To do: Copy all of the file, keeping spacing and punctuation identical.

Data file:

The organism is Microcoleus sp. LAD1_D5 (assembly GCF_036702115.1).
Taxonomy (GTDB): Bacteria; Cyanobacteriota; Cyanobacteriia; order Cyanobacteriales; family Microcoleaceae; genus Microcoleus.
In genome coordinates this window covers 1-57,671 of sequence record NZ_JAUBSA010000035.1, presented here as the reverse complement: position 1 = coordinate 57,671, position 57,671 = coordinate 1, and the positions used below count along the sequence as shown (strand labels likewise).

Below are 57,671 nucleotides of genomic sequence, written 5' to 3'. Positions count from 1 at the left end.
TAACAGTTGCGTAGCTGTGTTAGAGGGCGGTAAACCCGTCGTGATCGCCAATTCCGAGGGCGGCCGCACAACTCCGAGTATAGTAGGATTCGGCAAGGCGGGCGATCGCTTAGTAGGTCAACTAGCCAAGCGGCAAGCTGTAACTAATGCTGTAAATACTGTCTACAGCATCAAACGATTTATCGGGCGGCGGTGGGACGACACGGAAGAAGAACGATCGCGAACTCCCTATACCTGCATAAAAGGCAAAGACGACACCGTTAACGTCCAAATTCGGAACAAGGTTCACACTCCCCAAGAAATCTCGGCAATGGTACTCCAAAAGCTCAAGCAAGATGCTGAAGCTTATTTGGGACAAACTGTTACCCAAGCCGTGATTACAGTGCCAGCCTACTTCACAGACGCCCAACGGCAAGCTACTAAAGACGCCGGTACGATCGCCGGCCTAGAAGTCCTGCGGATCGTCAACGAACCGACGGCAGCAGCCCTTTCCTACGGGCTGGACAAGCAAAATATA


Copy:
The organism is Microcoleus sp. LAD1_D5 (assembly GCF_036702115.1).
Taxonomy (GTDB): Bacteria; Cyanobacteriota; Cyanobacteriia; order Cyanobacteriales; family Microcoleaceae; genus Microcoleus.
In genome coordinates this window covers 1-57,671 of sequence record NZ_JAUBSA010000035.1, presented here as the reverse complement: position 1 = coordinate 57,671, position 57,671 = coordinate 1, and the positions used below count along the sequence as shown (strand labels likewise).

Below are 57,671 nucleotides of genomic sequence, written 5' to 3'. Positions count from 1 at the left end.
TAACAGTTGCGTAGCTGTGTTAGAGGGCGGTAAACCCGTCGTGATCGCCAATTCCGAGGGCGGCCGCACAACTCCGAGTATAGTAGGATTCGGCAAGGCGGGCGATCGCTTAGTAGGTCAACTAGCCAAGCGGCAAGCTGTAACTAATGCTGTAAATACTGTCTACAGCATCAAACGATTTATCGGGCGGCGGTGGGACGACACGGAAGAAGAACGATCGCGAACTCCCTATACCTGCATAAAAGGCAAAGACGACACCGTTAACGTCCAAATTCGGAACAAGGTTCACACTCCCCAAGAAATCTCGGCAATGGTACTCCAAAAGCTCAAGCAAGATGCTGAAGCTTATTTGGGACAAACTGTTACCCAAGCCGTGATTACAGTGCCAGCCTACTTCACAGACGCCCAACGGCAAGCTACTAAAGACGCCGGTACGATCGCCGGCCTAGAAGTCCTGCGGATCGTCAACGAACCGACGGCAGCAGCCCTTTCCTACGGGCTGGACAAGCAAAATATA